Saturday, August 22, 2009

It's Ugly, But It's A Win

I'd hate to be a Red Sox fan this morning.

The only thing worse that watching and suffering through a game such as Friday's is losing. Man, was that ugh-lee!

Yes, the Yankees' offense put on a hitting clinic, pounding out 23 hits, but the reality is that the Yankees' pitching was less awful than the Red Sox's in the 20-11 victory at Fenway. The 31 runs are the most ever scored in a game between these two teams.

The victory snapped the Yankees' seven-losing streak at Fenway, moved the Yanks 7-1/2 games ahead of the Sox in the AL East and guaranteed they'll leave Boston with no worse than a 5-1/2 game lead. New York has also won five straight overall against Boston, outscoring the Sox, 45-19.

The Yankees have gone 26-8 since the All-Star break, including winning eight of their last 10 and 15 of 18. The Red Sox, meanwhile, have gone only 15-18 since the break.

How bad was the Yankees' pitching? Well, if I was told that Damaso Marte would have been their best pitcher last night, I'd have sworn the Yankees would have lost.

Andy Pettitte (10-6, 4.25 ERA) labored but kept the Sox off the board through four innings before coming apart after the Yankees' six-run, 29-minute fifth inning. He ended up allowing seven runs -- five earned -- on seven hits and two walks in 5+ innings, He struck out four and threw 64 of 105 pitches for strikes.

Let's consider this victory a makup for all the no-decisions he had since the break in which he's pitched brilliantly.

After four straight sharp outings, Brian Bruney was awful, allowing a hit, three walks and two inherited runners to score in an inning of work. He threw just 14 of 37 pitches for strikes before Marte, who activated from the DL earlier in the day, retired his only two batters.

Sergio Mitre finished it off, pitching a flawless eighth before allowing four in the ninth.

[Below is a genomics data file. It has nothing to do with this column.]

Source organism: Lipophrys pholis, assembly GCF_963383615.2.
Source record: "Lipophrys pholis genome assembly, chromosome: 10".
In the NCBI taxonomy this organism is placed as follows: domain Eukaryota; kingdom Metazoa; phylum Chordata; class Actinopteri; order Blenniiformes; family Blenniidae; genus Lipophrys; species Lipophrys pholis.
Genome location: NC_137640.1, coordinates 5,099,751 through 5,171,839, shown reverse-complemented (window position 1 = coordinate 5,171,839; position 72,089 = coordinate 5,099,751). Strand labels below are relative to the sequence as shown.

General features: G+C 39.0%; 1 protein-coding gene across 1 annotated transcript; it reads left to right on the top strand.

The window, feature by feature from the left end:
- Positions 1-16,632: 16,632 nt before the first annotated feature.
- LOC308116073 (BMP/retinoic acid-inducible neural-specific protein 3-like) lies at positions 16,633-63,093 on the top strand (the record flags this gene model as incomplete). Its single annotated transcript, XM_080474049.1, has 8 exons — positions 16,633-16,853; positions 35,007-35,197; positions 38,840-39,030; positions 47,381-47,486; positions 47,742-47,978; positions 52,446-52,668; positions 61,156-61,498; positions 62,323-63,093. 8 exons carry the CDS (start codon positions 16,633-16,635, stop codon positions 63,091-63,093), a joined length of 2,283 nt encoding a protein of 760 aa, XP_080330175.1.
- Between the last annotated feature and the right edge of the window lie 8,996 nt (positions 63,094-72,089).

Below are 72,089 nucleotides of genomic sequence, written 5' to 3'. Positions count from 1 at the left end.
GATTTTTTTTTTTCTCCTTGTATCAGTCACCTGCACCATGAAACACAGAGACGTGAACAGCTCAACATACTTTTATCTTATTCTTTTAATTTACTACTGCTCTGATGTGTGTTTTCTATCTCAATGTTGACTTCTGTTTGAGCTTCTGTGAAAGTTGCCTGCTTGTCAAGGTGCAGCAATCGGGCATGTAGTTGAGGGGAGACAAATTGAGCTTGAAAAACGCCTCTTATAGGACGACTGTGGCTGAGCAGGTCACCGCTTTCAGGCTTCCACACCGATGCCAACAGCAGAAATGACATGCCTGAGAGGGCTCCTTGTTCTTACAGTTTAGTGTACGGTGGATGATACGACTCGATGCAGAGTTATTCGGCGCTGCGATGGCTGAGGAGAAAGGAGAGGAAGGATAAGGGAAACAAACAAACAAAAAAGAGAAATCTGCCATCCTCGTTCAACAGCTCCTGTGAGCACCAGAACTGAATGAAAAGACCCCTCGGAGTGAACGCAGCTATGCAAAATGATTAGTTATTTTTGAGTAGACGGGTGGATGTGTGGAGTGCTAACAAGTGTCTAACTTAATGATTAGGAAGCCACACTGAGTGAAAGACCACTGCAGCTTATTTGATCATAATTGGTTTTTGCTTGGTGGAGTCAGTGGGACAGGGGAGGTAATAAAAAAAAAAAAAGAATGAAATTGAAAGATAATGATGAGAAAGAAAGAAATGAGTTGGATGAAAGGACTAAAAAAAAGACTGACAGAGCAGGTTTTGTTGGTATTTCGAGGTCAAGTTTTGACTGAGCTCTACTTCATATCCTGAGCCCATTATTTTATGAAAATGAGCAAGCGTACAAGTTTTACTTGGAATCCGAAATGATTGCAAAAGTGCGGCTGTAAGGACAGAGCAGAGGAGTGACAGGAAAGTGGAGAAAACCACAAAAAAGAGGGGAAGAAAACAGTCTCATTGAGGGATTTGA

But the Red Sox pitchers were much, much, much worse. In fact they were beyond terrible.

Starter Brad Penny (7-8, 5.61) was pounded from the beginning, allowing eight runs on 10 his and a walk in 4+ innings.

I thought he couldn't have been much worse until Michael Bowden came on a was absolutely mauled, allowing seven runs on eight hits and three walks in two innings. Manny Delcarmen allowed a run in the seventh, Takashi Saito was flawless in the eighth and Ramon Ramirez gave up four more -- three earned -- in the ninth.

It all added up for a huge day for the Yankees' offense -- so huge that it's just not practical to even attempt to cap a run-by-run recap.

The hitting star was Hideki Matsui, who went 2-for-6 with two homers in a seven RBI. His three-run homer in the six-run fifth off Bowden broke open the game and his three-run home in the ninth put the cherry on top.

His seven RBI were the most by a Yankee against the Red Sox since Joe Pepiton in 1964 and the most by a Yankee at Fenway since Lou Gehrig.

It turned into a night for everyone to pad his states. Everyone except Johnny Damon and Jerry Hairston Jr. collected a hit and drove in a run, and everyone but Damon scored a run. (More on Damon in a bit).

Alex Rodriguez snapped out his recent doldrums, going 4-for-4 with his first triple since 2006. His RBI single in the second made it 6-0.

Derek Jeter went 3-for-6 with two RBI to raise his batting average to .333, Mark Teixeira went 3-for-5 with three RBI, including a two-run double in the second that make it 5-0, and Jorge Posada went 2-for-5 with a big, two-out, two-run double in the first to give the Yankees a 2-0 lead. Melky Cabrera went 4-for-6.

Everyone did something, so best to take a look at the box score. The offense was so ridiculous that it went 15-for-25 with runners in scoring position. Yikes!

In fact the only down note offensively on the night was that Damon was forced to leave the game in the first after getting hit on the side of the knee by a foul ball. Take a sigh of relief Yankee fans, X-rays came back negative and he's day-to-day, though not expected to play today. It could have been much, much worse. Fortunately it wasn't.

It was ugly, but it was a win -- and putting a hurting the Sox does feel good. But now it's time for the Yankees to turn the page and hopefully get a much crisper win today.

Runners In Scoring Position
15-for-25 (.600)
303-for-1,139 (.266)
First Half
217-for-819 (.265)
Second Half
87-for-320 (.272)
Since A-Rod's Return May 8
238-for-867 (.275)
Vs. Red Sox
35-for-151 (.232)

Up Next
Saturday at Red Sox, 4:10 p.m., Fox
A.J. Burnett (10-6, 3.69) vs. Junichi Tazawa (1-2, 5.40)

Burnett has to pitch better than anyone did yesterday, right? The good news for the Yankees is that they didn't have to touch Phil Coke, Phil Hughes, Alfredo Aceves or Mariano Rivera Friday, so if Burnett can't get into the seventh with a lead, the Yankees will be in good shape. I just hope the offense still has something left in the tank against the rookie, Tazawa.

You could cash in on the Yankees and Sox by betting online. Who would win the head to head though?

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